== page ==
Elements of a Contract
Contracts become legally binding only when all the elements of a contract are present. To constitute a valid contract, parties must include the following:
1. Contractual Offer
There must be a "need" to support the creation of a legal relationship. This usually means that the business requirements of one party can only be met by the goods and services of the other party.
2. Acceptance of the Offer
The counterparty must then accept the offer after is it made, which may be expressed by deed, conditional acceptance, and option agreements.
3. Intent to Create a Legal Relationship
It must be evident that the parties fully understand the extent of their obligations and are consenting to be legally bound to perform the same.
4. Rights and Obligations of the Parties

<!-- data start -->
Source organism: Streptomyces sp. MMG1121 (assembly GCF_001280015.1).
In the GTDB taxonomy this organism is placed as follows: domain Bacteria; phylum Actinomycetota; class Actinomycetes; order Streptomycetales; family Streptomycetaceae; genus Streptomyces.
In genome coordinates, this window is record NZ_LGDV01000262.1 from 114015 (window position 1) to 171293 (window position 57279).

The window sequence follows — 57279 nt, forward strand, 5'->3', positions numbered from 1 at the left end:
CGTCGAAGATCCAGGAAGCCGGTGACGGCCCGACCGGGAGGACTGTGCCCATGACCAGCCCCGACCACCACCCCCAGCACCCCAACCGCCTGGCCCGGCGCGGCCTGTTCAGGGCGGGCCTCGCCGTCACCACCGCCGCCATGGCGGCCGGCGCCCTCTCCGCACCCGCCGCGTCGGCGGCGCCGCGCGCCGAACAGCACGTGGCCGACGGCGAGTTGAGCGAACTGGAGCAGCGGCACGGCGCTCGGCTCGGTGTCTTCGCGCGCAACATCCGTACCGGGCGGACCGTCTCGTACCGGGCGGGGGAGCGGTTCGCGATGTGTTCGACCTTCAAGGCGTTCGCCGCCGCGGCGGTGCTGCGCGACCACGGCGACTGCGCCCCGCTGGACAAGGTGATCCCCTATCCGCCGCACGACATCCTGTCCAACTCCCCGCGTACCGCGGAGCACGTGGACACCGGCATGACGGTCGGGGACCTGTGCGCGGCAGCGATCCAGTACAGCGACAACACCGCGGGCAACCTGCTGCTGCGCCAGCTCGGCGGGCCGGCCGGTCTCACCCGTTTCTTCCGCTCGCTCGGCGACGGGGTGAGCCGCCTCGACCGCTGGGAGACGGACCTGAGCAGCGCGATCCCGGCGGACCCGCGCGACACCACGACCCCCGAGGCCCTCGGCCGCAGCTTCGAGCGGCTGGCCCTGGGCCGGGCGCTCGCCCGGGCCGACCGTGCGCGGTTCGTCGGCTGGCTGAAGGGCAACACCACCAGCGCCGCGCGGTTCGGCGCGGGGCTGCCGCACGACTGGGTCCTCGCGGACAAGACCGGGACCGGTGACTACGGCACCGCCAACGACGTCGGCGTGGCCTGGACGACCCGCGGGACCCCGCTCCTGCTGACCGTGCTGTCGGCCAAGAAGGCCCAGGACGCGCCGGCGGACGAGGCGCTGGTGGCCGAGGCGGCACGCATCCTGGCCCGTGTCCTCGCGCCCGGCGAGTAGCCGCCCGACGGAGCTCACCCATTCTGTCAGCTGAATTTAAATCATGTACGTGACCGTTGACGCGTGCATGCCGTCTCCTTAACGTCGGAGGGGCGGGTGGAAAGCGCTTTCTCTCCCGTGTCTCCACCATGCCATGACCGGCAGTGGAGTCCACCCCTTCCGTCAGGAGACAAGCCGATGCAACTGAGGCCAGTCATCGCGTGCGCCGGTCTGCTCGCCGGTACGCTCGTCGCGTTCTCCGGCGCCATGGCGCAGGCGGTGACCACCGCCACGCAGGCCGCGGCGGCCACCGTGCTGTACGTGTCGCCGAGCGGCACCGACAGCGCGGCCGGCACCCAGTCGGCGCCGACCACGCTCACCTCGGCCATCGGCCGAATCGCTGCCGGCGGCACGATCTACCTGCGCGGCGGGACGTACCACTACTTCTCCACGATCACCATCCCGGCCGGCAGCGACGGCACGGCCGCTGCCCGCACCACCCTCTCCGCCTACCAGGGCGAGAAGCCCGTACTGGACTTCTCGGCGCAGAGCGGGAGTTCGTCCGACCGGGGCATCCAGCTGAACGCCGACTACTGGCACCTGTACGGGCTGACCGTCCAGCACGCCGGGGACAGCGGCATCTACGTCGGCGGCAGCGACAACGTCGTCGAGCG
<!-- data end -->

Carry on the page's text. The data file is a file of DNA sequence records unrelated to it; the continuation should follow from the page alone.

Once the legal relationship has been established, this element will contain the terms and conditions of the agreement to which both parties are legally obligated to adhere to.
5. Object of the Contract (Product or Service)
This portion of the contract will describe the product to be delivered or service to be rendered in detail, to avoid any doubt as to how the obligation shall be performed.
6. Payment Terms
Once the object of the contract has been delivered or rendered, the obligation to pay arises. Payment terms may be in the form of milestones or lumpsum payment, and in some cases upfront payment.
7. Termination Clause
This portion of the contract will outline the grounds for termination of a contract, which typically includes a material breach in the contract.
In contrast, a contract may still be considered void despite having all the aforementioned elements under the following conditions:
- The contract was formed because of undue influence, duress, or misrepresentation which may come in the form of coercion, threats, or false statements.
- The contract endangers public welfare.
- The contract induces a person to commit a crime or is illegal by nature.
- One or all parties to the contract lack the legal capacity to consent to an agreement, e.g. minor.